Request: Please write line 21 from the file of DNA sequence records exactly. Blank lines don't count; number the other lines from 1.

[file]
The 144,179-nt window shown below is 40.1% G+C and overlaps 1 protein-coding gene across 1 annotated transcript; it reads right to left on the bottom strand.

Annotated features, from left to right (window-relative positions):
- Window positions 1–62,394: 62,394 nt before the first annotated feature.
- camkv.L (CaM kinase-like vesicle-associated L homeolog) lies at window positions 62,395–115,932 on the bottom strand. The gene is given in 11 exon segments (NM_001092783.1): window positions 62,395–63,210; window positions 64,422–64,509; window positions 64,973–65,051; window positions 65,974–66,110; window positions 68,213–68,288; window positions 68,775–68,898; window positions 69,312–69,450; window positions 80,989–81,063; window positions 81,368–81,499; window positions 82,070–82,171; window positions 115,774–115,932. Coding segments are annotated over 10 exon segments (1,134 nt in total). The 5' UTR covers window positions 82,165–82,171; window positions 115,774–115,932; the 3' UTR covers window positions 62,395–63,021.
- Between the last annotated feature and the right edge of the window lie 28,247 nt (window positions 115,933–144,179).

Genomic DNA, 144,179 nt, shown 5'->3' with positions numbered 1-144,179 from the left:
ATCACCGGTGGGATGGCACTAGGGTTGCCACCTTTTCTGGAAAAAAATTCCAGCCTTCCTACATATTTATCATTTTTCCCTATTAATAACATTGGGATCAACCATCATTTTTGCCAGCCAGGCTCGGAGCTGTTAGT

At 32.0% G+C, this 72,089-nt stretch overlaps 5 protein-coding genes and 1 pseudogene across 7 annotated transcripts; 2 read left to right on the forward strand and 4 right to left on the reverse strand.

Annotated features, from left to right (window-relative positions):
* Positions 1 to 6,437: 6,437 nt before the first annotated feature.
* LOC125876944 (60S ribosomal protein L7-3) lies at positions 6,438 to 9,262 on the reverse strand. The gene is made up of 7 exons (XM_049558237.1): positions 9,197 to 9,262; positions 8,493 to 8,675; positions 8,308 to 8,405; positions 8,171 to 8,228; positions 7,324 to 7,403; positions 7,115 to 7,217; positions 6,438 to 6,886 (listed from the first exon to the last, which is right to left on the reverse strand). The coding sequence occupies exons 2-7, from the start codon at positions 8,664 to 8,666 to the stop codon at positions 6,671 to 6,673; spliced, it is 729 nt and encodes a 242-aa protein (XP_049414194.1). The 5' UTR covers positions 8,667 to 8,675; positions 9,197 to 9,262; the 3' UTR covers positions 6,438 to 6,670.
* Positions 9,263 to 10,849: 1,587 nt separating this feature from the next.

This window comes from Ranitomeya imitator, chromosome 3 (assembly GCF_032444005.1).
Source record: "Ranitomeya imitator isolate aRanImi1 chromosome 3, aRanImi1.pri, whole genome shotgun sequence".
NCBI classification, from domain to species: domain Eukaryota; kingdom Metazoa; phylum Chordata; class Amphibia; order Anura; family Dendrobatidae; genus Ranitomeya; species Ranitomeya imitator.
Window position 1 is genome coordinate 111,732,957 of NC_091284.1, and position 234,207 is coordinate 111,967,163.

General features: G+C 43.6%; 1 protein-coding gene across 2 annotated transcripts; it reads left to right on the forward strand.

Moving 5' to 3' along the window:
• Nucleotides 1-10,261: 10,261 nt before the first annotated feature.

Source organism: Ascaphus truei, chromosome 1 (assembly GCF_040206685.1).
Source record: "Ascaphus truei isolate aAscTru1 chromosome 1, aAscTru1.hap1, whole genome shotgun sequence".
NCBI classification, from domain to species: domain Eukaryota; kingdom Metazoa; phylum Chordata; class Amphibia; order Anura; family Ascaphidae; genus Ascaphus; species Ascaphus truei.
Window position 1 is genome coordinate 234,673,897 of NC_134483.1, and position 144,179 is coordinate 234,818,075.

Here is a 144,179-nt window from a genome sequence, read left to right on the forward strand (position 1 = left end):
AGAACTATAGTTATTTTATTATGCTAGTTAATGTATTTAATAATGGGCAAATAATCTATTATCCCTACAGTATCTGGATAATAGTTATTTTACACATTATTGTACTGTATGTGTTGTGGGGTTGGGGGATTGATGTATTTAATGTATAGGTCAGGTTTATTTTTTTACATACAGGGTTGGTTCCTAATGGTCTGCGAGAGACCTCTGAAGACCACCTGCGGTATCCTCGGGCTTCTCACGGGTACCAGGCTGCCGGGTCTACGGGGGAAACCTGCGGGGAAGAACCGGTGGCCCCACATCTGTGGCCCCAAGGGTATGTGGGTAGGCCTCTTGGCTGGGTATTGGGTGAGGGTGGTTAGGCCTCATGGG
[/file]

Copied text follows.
Source record: "Ascaphus truei isolate aAscTru1 chromosome 1, aAscTru1.hap1, whole genome shotgun sequence".